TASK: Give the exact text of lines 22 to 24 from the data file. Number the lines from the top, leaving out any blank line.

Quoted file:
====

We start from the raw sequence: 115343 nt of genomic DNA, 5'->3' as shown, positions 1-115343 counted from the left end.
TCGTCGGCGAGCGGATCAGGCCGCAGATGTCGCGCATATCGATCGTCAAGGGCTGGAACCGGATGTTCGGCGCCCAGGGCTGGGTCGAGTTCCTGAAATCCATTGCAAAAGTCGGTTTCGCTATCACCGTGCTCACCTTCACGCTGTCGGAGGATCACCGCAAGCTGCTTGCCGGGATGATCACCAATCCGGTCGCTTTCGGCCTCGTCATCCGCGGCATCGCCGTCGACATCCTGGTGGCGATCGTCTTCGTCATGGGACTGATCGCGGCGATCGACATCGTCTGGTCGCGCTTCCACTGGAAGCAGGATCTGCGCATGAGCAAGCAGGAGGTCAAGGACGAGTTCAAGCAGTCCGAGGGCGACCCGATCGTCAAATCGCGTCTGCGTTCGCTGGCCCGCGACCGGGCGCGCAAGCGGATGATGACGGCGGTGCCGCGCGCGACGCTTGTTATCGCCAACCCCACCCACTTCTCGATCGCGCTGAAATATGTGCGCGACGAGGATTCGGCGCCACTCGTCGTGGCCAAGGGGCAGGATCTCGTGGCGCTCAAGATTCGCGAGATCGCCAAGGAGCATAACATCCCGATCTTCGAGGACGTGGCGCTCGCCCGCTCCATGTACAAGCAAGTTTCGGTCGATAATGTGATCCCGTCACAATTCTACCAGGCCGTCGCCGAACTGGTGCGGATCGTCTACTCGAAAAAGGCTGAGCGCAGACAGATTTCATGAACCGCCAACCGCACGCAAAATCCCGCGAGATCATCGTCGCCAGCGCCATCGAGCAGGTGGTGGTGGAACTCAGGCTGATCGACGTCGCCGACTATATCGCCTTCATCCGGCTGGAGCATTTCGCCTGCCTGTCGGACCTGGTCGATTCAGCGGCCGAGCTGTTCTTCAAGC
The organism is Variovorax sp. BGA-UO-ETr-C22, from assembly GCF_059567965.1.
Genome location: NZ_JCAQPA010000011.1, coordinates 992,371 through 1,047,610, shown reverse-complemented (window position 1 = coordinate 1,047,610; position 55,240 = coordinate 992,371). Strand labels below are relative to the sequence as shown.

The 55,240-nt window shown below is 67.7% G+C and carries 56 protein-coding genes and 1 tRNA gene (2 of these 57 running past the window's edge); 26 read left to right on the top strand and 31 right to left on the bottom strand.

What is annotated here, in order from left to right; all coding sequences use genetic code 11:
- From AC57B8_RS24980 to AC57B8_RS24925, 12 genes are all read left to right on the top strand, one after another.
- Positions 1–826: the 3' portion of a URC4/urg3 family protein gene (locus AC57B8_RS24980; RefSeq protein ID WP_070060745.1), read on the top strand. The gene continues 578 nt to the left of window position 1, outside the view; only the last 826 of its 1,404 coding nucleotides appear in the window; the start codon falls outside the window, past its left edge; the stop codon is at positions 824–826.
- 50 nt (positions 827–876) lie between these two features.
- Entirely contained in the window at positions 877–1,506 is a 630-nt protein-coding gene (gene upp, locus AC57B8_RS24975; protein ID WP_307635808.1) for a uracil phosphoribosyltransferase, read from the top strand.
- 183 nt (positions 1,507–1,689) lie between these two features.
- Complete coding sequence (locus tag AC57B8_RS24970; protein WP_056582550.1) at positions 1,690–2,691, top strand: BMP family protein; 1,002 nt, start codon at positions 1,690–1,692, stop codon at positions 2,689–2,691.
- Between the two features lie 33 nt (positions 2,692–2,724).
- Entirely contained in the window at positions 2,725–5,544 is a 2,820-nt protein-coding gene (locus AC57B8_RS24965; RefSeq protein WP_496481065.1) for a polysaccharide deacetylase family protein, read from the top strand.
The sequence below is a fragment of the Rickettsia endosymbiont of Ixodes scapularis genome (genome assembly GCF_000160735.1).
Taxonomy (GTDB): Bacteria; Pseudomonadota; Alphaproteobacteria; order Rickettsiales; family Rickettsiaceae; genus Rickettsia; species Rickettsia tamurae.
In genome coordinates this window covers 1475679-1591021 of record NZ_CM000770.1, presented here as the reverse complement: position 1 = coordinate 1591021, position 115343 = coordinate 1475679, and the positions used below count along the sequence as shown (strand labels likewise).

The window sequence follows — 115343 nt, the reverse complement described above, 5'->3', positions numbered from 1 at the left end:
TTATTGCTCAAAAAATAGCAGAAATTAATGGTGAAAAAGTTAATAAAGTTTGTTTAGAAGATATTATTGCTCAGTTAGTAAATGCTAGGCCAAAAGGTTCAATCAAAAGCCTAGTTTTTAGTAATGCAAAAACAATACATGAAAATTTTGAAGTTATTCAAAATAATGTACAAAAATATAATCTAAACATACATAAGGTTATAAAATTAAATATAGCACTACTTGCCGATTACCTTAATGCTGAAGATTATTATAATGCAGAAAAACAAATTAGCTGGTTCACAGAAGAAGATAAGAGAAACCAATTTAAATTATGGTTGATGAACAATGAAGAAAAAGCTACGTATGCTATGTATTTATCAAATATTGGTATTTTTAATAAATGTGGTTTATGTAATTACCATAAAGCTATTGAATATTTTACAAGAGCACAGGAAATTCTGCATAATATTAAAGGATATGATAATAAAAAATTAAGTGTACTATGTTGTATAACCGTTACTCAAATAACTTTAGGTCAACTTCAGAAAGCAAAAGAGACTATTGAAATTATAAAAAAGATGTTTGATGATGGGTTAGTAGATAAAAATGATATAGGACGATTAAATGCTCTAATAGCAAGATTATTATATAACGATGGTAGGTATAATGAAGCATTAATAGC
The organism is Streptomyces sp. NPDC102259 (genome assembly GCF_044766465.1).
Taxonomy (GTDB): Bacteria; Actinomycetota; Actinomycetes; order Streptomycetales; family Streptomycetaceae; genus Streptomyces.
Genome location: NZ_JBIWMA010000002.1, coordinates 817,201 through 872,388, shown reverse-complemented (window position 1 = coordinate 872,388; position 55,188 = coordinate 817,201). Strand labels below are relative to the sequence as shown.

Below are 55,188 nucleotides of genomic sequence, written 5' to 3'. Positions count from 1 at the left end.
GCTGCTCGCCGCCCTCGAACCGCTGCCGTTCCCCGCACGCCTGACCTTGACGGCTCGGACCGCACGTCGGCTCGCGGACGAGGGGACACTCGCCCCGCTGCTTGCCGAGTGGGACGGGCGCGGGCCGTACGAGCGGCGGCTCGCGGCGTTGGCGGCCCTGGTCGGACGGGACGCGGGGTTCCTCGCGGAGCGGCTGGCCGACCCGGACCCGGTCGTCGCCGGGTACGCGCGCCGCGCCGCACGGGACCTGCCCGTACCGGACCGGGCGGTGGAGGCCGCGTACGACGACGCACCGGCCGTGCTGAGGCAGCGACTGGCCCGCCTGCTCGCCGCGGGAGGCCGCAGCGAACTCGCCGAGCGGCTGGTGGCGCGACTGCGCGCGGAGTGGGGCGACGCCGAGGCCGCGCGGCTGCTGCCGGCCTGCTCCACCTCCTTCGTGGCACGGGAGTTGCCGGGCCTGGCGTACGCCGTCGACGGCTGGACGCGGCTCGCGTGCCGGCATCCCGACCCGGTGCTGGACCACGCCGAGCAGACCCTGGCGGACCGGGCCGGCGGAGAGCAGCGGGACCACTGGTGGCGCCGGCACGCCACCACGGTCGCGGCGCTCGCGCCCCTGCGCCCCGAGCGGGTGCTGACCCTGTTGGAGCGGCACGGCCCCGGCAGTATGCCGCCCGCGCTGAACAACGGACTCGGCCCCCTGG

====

Genome location: NZ_JBIWMA010000002.1, coordinates 817,201 through 872,388, shown reverse-complemented (window position 1 = coordinate 872,388; position 55,188 = coordinate 817,201). Strand labels below are relative to the sequence as shown.

Below are 55,188 nucleotides of genomic sequence, written 5' to 3'. Positions count from 1 at the left end.
GCTGCTCGCCGCCCTCGAACCGCTGCCGTTCCCCGCACGCCTGACCTTGACGGCTCGGACCGCACGTCGGCTCGCGGACGAGGGGACACTCGCCCCGCTGCTTGCCGAGTGGGACGGGCGCGGGCCGTACGAGCGGCGGCTCGCGGCGTTGGCGGCCCTGGTCGGACGGGACGCGGGGTTCCTCGCGGAGCGGCTGGCCGACCCGGACCCGGTCGTCGCCGGGTACGCGCGCCGCGCCGCACGGGACCTGCCCGTACCGGACCGGGCGGTGGAGGCCGCGTACGACGACGCACCGGCCGTGCTGAGGCAGCGACTGGCCCGCCTGCTCGCCGCGGGAGGCCGCAGCGAACTCGCCGAGCGGCTGGTGGCGCGACTGCGCGCGGAGTGGGGCGACGCCGAGGCCGCGCGGCTGCTGCCGGCCTGCTCCACCTCCTTCGTGGCACGGGAGTTGCCGGGCCTGGCGTACGCCGTCGACGGCTGGACGCGGCTCGCGTGCCGGCATCCCGACCCGGTGCTGGACCACGCCGAGCAGACCCTGGCGGACCGGGCCGGCGGAGAGCAGCGGGACCACTGGTGGCGCCGGCACGCCACCACGGTCGCGGCGCTCGCGCCCCTGCGCCCCGAGCGGGTGCTGACCCTGTTGGAGCGGCACGGCCCCGGCAGTATGCCGCCCGCGCTGAACAACGGACTCGGCCCCCTGG